As I exited the port-o-potty, the sound of Sandhill Cranes filled the morning air as they moved to the nearby sod fields to forage. We were visiting Viera Wetlands (officially known as the Ritch Grissom Memorial Wetlands, named for a county worker killed in a traffic accident). The wetlands are on the east coast of Florida near the town of Cocoa Beach and are very easy to find. (See the links below for maps and wetlands descriptions.) The wetlands consists of four “cells” of about 35 acres each and a central lake. The berms around the lake can be driven, biked or walked and total about four miles. The cells were dug to varying depths to attract a greater diversity of water birds and each cell was planted with a different mix of vegetation to assist filtration, erosion prevention and wildlife attraction. Surrounding the wetlands is a mix of deciduous and hardwood trees and a very large commercial sod farm. The area is only a few miles from the Atlantic Ocean and, in the other direction it’s just a few miles to the Indian River.

It’s fairly routine to spot 40-50 species of birds here without leaving the comfort of your vehicle. With more effort lists of 60-70 are feasible. On this day, we listed 52 species without trying too hard. Some of the highlights included the sights and sounds of Great Blue Herons courting and building nests, finding a Wilson’s Snipe hiding in the grass, watching a Limpkin enjoy escargot and spotting two wintering American Bitterns. All of that and lunch with Gini by the gazebo as we watched sparrows, ducks, cranes, grebes and alligators under a cloudless deep blue sky – who could wish for more?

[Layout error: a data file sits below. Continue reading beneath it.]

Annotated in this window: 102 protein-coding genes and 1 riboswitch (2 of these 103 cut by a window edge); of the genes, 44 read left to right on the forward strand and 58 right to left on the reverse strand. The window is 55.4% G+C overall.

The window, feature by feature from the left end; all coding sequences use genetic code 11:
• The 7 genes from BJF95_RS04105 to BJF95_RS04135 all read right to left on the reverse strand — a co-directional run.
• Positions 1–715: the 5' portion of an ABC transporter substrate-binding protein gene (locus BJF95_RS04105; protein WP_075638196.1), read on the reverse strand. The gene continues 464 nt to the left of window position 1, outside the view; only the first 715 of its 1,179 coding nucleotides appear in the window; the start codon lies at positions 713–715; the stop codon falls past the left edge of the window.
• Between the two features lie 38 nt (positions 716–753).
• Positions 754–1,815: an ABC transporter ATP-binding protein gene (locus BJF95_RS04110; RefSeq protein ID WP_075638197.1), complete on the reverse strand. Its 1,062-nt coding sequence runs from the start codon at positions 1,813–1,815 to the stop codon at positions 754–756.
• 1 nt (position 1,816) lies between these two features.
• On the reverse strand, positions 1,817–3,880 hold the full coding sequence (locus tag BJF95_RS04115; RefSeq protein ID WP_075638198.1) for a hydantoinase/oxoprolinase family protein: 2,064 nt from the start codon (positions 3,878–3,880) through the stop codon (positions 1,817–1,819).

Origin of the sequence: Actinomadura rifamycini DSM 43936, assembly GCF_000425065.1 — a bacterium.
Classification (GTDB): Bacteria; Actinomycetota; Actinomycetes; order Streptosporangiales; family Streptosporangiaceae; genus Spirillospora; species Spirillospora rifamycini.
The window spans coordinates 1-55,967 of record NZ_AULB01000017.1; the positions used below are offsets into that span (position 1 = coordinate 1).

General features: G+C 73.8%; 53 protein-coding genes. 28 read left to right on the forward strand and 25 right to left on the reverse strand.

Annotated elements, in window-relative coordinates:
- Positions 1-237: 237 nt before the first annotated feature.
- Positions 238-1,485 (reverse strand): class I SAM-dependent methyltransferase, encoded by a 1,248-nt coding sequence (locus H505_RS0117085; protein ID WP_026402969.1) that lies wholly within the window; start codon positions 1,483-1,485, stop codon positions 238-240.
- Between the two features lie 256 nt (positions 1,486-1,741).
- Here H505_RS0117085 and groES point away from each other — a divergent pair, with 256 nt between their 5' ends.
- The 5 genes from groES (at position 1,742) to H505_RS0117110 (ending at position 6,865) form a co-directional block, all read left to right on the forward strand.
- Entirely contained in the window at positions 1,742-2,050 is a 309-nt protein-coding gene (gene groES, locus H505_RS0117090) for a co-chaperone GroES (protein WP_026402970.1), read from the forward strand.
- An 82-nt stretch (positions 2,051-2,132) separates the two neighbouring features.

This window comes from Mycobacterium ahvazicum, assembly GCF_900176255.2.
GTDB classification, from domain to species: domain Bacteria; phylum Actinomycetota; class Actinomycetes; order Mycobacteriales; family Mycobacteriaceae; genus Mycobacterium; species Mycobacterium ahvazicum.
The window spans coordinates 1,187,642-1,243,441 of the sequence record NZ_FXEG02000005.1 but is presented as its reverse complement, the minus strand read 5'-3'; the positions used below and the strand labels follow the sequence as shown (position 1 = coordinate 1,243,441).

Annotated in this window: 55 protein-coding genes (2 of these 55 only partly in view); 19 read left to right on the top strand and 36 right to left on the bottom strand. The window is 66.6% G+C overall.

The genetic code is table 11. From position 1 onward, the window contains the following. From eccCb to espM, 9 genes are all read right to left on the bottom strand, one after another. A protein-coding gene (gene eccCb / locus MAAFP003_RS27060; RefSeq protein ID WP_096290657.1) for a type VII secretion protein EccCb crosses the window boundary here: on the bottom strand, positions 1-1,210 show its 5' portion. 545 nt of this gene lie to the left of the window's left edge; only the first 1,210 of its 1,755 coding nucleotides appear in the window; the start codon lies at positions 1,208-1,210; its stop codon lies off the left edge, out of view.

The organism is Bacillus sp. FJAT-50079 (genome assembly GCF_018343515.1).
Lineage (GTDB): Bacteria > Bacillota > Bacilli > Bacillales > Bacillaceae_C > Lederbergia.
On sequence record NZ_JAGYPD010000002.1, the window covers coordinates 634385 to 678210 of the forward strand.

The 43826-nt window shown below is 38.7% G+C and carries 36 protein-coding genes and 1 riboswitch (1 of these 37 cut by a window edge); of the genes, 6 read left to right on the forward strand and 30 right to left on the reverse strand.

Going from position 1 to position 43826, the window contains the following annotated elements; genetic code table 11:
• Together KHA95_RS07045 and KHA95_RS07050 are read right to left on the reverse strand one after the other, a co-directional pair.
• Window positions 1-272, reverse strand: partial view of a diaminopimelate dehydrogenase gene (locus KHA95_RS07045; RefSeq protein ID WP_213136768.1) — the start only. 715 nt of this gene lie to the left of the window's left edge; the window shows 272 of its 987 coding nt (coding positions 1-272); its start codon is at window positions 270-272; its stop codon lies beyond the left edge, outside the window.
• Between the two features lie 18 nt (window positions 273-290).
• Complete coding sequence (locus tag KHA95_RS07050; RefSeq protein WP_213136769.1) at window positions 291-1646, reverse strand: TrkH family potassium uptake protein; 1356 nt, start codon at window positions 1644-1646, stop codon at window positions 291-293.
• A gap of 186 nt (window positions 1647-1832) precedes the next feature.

Some of this stuff made it through the rigorous photo editing process.

 

Pied-billed Grebes breed in central Florida but during the winter migrants swell the population throughout the state. At Viera Wetlands it’s not unusual to find several dozen of these little cuties, sometimes floating in large groups for better protection from predators.

Pied-billed Grebe

Pied-billed Grebe

 

This female Belted Kingfisher had a favorite palm tree stump from which she launched aquatic attacks and returned with her prize to devour before repeating the process. This time she grabbed a little salad along with her seafood entree.

Belted Kingfisher

Belted Kingfisher

Belted Kingfisher

Belted Kingfisher

 

One of our winter visitors to the wetlands is the American Bittern. Standing over two feet tall and with a wingspan of over three feet, it seems they would be easy to spot. However, their cryptic plumage and habit of “freezing” with bill pointed upward makes them almost invisible among grass and reeds. We were fortunate to find two today.

American Bittern

American Bittern

 

American Bittern

American Bittern

 

Even on our coldest days here in central Florida we can usually find a butterfly. I love it here. Apparently, so does this Fiery Skipper.

Fiery Skipper (Hylephila phylus)

Fiery Skipper (Hylephila phylus)

 

Savannah Sparrows also migrate here for the winter. Their beautiful shades of brown and rust blend in well with low ground cover. When annoyed, such as when someone’s trying to take your picture, they raise the crest on their head and give you “that look”.